There was however a government crackdown on a rural hospital in northern Sweden where the county (which is the governmental body running hospitals in Sweden) was fined for imposing too long work hours. So there may be change, but rural northern hospitals are not in an ideal position to recruit more doctors.

Right now work hours are restricted formally but in practice it is hard to get that amount of meaningful work done. It has some perks however, as residents can pick up their children from day care.
[Emphasis added]

Is this where we are heading in the United States?

Sunday, November 23, 2014

That electric hand dryer study was bogus: Here's why

Just about everyone I follow on Twitter commented and/or linked to an article about a study claiming that electric hand dryers spew bacteria all over people using restrooms.

The paper, which appeared online in The Journal of Hospital Infection, said that airborne germ counts near jet air dryers were 27 times higher than counts near paper towel dispensers, and counts near warm air dryers were 4.5 times higher. The authors also coated subjects hands with black paint and measured spatter patterns on surrounding walls and persons dressed in disposable coveralls. And a photo from the study shows the dispersal pattern from a warm air dryer.

So case closed—paper towels are better, right?

I'm not so sure. Instead of reading an article about the paper or just the abstract, I obtained a copy of the whole paper. I also found some comments about it from a spokesperson for a hand dryer manufacturer.

What are the flaws in the study?

Monday, November 17, 2014

Should resident promotion decisions be based on a written exam?

A few days ago, some surgeons on Twitter discussed the role of the American Board of Surgery In-Training Examination, a test which is given every year in January.

The test was designed to assess residents' knowledge and give them an idea of where their studying should be focused. However, many general surgery program directors (PDs) use the test results in other ways. Some impose remediation programs on residents with low scores and even base resident promotion or retention on them. Some even demand that all residents in their programs maintain scores above the 50th percentile.

The Residency Review Committee (RRC) for Surgery frowns upon these practices and states in its program requirements (Section V.A.2.e) that residents' knowledge should be monitored "by use of a formal exam such as the American Board of Surgery In Training Examination (ABSITE) or other cognitive exams. Test results should not be the sole criterion of resident knowledge, and should not be used as the sole criterion for promotion to a subsequent PG [postgraduate year] level."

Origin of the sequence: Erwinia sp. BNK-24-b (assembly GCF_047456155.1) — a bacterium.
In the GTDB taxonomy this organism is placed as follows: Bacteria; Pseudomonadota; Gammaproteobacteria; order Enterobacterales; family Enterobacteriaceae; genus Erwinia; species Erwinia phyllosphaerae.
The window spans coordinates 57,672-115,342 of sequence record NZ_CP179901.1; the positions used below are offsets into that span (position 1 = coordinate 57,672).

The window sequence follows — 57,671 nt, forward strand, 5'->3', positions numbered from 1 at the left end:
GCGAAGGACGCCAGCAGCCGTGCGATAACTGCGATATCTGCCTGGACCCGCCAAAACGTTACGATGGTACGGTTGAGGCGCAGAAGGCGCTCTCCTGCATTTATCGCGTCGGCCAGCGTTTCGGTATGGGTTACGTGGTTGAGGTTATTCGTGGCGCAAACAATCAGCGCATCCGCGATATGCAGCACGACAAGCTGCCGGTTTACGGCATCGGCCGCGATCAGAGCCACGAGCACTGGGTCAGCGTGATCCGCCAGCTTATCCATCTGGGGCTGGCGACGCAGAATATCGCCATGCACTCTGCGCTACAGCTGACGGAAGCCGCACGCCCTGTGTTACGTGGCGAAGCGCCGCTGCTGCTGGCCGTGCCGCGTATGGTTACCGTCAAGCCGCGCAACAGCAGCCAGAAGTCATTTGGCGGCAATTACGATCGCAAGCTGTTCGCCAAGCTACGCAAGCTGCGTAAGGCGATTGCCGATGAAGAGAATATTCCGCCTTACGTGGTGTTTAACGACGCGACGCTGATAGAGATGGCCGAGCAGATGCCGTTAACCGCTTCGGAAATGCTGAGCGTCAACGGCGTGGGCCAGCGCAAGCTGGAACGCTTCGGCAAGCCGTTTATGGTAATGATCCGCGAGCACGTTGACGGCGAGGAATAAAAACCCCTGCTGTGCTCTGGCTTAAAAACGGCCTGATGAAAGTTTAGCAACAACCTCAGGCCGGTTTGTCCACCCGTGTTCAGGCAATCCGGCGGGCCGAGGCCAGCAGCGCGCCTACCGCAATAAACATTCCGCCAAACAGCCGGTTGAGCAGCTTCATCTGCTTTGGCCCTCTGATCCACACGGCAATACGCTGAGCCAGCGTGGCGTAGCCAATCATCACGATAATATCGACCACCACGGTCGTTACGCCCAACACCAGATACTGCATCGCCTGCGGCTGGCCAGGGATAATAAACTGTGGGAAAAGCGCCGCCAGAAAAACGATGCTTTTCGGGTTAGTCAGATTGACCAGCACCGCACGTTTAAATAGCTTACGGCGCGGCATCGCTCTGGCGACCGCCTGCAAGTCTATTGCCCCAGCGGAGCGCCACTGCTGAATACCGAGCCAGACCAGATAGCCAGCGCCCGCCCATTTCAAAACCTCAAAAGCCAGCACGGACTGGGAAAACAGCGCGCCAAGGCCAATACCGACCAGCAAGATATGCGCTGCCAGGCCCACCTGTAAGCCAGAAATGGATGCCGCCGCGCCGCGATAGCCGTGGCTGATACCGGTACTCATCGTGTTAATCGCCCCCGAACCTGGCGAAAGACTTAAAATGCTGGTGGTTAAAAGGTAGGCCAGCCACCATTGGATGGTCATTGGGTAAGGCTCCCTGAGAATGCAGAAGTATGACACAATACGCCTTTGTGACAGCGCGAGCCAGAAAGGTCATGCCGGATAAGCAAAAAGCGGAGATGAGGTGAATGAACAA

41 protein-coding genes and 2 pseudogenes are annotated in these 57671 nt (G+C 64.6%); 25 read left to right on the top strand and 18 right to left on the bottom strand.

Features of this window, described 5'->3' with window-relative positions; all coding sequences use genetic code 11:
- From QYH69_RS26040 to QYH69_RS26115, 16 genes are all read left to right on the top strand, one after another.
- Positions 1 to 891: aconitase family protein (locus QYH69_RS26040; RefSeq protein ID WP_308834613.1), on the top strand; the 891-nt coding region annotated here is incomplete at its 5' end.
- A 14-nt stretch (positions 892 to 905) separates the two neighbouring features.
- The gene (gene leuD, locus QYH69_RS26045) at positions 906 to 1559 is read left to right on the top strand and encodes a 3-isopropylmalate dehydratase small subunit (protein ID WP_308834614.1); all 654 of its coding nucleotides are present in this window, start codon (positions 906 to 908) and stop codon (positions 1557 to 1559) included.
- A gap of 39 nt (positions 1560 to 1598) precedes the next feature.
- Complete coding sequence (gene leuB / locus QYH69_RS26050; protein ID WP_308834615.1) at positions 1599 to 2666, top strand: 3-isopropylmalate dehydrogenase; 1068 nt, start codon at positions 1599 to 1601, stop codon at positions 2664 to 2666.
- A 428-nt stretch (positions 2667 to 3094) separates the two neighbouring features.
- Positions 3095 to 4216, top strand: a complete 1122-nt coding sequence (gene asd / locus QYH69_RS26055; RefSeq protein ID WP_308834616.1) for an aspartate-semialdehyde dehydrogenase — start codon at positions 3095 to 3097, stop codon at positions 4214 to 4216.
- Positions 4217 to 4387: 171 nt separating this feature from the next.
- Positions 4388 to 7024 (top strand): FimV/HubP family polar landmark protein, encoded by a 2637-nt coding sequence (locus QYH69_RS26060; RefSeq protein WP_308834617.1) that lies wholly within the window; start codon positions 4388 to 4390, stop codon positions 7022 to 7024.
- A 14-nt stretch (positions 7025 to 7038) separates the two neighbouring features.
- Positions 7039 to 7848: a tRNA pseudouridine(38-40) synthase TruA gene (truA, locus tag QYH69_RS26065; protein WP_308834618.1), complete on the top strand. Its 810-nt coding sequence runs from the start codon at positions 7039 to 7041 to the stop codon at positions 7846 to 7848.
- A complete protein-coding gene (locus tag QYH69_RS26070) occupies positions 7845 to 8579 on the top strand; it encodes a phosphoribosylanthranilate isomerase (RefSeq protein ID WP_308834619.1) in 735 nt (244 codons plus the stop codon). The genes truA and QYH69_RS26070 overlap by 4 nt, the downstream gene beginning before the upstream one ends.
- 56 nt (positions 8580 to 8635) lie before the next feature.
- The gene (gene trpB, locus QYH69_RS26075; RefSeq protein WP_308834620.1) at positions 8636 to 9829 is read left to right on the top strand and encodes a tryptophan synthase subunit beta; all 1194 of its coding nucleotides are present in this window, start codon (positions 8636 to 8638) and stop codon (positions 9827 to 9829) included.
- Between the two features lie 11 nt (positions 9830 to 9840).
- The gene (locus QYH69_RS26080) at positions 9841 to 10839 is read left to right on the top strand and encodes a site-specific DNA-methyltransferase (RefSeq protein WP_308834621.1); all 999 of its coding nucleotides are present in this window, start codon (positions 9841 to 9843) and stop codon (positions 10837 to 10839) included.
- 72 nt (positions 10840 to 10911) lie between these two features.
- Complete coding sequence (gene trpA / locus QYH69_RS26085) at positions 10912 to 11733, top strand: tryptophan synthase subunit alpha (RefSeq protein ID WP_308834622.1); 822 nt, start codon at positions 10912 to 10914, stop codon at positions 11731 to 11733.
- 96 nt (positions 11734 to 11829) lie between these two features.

The problem for program directors is that the RRC also mandates (Section V.C.2.c) that "as one measure of evaluating program effectiveness" 65% of a residency program's graduates must pass both the American Board of Surgery's Qualifying Examination (written) and Certifying Examination (oral) on their first attempts. I have said before that the "65% on the first attempt rule" does not seem evidence-based.

Wednesday, November 12, 2014

Can cholecystectomies safely be done at night?

A new study from surgeons at UCLA found that laparoscopic cholecystectomies done at night for acute cholecystitis have a significantly higher rate of conversion to open than those done during daylight hours.

Nighttime cholecystectomies were converted 11% of the time vs. only 6% for daytime operations, p = 0.008, but there was no difference in the rates of complications or hospital lengths of stay.

The study, published online in the American Journal of Surgery, was a retrospective review of 1140 acute cholecystitis patients, 223 of whom underwent surgery at night.

The authors advocate delaying surgery until it can be done in the daytime, but this conclusion needs to be examined.

Although the percentage of gangrenous gallbladders was similar in both groups, it wasn't clear from the data how many patients were semi-elective and how many were true emergencies.

Operative procedure durations were 110.5 minutes for nighttime and 92.4 minutes for daytime cases, and 1.5 and 2.0 days elapsed respectively before the patients were taken to the operating room, both p < 0.0001. The hospital lengths of stay were similar at 3.7 days for the night group and 3.8 days for the day patients. The causes for these lengthy operations, delays in operating, and long hospital stays were not explained in the manuscript.

Wednesday, November 5, 2014

Proctoring, supervising, and coaching

Any surgeon who acts as a proctor for another surgeon or supervises residents or mid-level providers should be aware of the potential legal pitfalls.

An informative discussion of proctoring and supervision called "Is There a Proctor in the House?" appeared in 2012 on a website called Law Journal Newsletters.

Proctoring has always been an issue. For many years, surgeons have been assigned to proctor newly appointed staff in order to confirm that they were properly trained. Proctoring has been extended to those learning new techniques in minimally invasive and robotic surgery.

The usual scenario is that a proctor is assigned by a hospital's department chair or credentials committee with the expectation that the proctor will observe and report on the new individual's skills.